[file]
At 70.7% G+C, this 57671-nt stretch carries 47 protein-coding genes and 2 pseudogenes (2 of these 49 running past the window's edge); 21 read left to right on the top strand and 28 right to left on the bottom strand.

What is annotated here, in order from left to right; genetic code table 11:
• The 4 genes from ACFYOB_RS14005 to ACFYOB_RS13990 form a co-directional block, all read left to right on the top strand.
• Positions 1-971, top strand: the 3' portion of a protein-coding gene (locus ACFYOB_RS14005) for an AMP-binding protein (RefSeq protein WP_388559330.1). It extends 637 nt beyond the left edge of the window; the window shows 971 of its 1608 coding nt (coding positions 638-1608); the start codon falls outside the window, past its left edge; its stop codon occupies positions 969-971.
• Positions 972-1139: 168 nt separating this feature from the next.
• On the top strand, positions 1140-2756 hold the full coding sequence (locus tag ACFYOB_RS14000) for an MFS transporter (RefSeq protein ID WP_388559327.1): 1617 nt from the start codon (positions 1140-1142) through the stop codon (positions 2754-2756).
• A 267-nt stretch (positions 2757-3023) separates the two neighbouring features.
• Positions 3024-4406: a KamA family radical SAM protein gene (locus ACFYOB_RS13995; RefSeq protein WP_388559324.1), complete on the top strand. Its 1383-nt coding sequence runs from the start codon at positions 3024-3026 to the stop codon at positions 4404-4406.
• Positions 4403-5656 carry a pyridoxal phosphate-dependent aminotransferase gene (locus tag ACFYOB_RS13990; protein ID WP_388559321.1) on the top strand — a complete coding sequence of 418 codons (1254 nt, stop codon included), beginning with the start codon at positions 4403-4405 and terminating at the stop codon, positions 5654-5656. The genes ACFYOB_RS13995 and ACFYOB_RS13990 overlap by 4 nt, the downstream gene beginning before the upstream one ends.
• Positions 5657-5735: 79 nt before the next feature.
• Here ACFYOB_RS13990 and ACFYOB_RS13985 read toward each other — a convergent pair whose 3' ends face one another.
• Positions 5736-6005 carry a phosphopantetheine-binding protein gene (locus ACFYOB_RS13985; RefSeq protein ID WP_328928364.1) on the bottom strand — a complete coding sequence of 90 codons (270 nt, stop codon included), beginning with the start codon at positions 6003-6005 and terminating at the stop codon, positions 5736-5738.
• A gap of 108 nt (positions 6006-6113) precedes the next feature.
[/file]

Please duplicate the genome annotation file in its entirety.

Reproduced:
At 70.7% G+C, this 57671-nt stretch carries 47 protein-coding genes and 2 pseudogenes (2 of these 49 running past the window's edge); 21 read left to right on the top strand and 28 right to left on the bottom strand.

What is annotated here, in order from left to right; genetic code table 11:
• The 4 genes from ACFYOB_RS14005 to ACFYOB_RS13990 form a co-directional block, all read left to right on the top strand.
• Positions 1-971, top strand: the 3' portion of a protein-coding gene (locus ACFYOB_RS14005) for an AMP-binding protein (RefSeq protein WP_388559330.1). It extends 637 nt beyond the left edge of the window; the window shows 971 of its 1608 coding nt (coding positions 638-1608); the start codon falls outside the window, past its left edge; its stop codon occupies positions 969-971.
• Positions 972-1139: 168 nt separating this feature from the next.
• On the top strand, positions 1140-2756 hold the full coding sequence (locus tag ACFYOB_RS14000) for an MFS transporter (RefSeq protein ID WP_388559327.1): 1617 nt from the start codon (positions 1140-1142) through the stop codon (positions 2754-2756).
• A 267-nt stretch (positions 2757-3023) separates the two neighbouring features.
• Positions 3024-4406: a KamA family radical SAM protein gene (locus ACFYOB_RS13995; RefSeq protein WP_388559324.1), complete on the top strand. Its 1383-nt coding sequence runs from the start codon at positions 3024-3026 to the stop codon at positions 4404-4406.
• Positions 4403-5656 carry a pyridoxal phosphate-dependent aminotransferase gene (locus tag ACFYOB_RS13990; protein ID WP_388559321.1) on the top strand — a complete coding sequence of 418 codons (1254 nt, stop codon included), beginning with the start codon at positions 4403-4405 and terminating at the stop codon, positions 5654-5656. The genes ACFYOB_RS13995 and ACFYOB_RS13990 overlap by 4 nt, the downstream gene beginning before the upstream one ends.
• Positions 5657-5735: 79 nt before the next feature.
• Here ACFYOB_RS13990 and ACFYOB_RS13985 read toward each other — a convergent pair whose 3' ends face one another.
• Positions 5736-6005 carry a phosphopantetheine-binding protein gene (locus ACFYOB_RS13985; RefSeq protein ID WP_328928364.1) on the bottom strand — a complete coding sequence of 90 codons (270 nt, stop codon included), beginning with the start codon at positions 6003-6005 and terminating at the stop codon, positions 5736-5738.
• A gap of 108 nt (positions 6006-6113) precedes the next feature.